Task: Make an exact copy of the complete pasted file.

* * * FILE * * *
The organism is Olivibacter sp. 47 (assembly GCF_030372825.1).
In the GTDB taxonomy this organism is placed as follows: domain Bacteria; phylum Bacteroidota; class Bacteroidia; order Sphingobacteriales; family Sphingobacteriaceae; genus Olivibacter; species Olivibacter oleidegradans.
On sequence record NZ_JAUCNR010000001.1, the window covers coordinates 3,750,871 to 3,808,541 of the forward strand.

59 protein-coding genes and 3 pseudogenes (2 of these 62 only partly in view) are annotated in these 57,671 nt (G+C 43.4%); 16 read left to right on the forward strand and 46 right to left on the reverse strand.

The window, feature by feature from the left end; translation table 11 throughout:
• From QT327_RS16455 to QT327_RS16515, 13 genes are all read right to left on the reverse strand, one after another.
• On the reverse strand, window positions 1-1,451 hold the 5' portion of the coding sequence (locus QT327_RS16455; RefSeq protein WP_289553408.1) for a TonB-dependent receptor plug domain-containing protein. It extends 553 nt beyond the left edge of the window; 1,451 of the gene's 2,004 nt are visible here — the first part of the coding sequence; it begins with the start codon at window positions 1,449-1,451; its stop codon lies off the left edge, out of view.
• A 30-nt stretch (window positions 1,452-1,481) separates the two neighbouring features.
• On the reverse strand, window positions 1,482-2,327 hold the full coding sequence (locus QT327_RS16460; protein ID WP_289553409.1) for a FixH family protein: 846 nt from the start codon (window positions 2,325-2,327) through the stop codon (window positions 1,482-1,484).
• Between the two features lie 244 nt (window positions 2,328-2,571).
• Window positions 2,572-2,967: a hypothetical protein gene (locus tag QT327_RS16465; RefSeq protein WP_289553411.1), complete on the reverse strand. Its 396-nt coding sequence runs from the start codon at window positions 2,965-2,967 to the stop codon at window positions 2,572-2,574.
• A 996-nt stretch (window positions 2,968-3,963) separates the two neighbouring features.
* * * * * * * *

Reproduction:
The organism is Olivibacter sp. 47 (assembly GCF_030372825.1).
In the GTDB taxonomy this organism is placed as follows: domain Bacteria; phylum Bacteroidota; class Bacteroidia; order Sphingobacteriales; family Sphingobacteriaceae; genus Olivibacter; species Olivibacter oleidegradans.
On sequence record NZ_JAUCNR010000001.1, the window covers coordinates 3,750,871 to 3,808,541 of the forward strand.

59 protein-coding genes and 3 pseudogenes (2 of these 62 only partly in view) are annotated in these 57,671 nt (G+C 43.4%); 16 read left to right on the forward strand and 46 right to left on the reverse strand.

The window, feature by feature from the left end; translation table 11 throughout:
• From QT327_RS16455 to QT327_RS16515, 13 genes are all read right to left on the reverse strand, one after another.
• On the reverse strand, window positions 1-1,451 hold the 5' portion of the coding sequence (locus QT327_RS16455; RefSeq protein WP_289553408.1) for a TonB-dependent receptor plug domain-containing protein. It extends 553 nt beyond the left edge of the window; 1,451 of the gene's 2,004 nt are visible here — the first part of the coding sequence; it begins with the start codon at window positions 1,449-1,451; its stop codon lies off the left edge, out of view.
• A 30-nt stretch (window positions 1,452-1,481) separates the two neighbouring features.
• On the reverse strand, window positions 1,482-2,327 hold the full coding sequence (locus QT327_RS16460; protein ID WP_289553409.1) for a FixH family protein: 846 nt from the start codon (window positions 2,325-2,327) through the stop codon (window positions 1,482-1,484).
• Between the two features lie 244 nt (window positions 2,328-2,571).
• Window positions 2,572-2,967: a hypothetical protein gene (locus tag QT327_RS16465; RefSeq protein WP_289553411.1), complete on the reverse strand. Its 396-nt coding sequence runs from the start codon at window positions 2,965-2,967 to the stop codon at window positions 2,572-2,574.
• A 996-nt stretch (window positions 2,968-3,963) separates the two neighbouring features.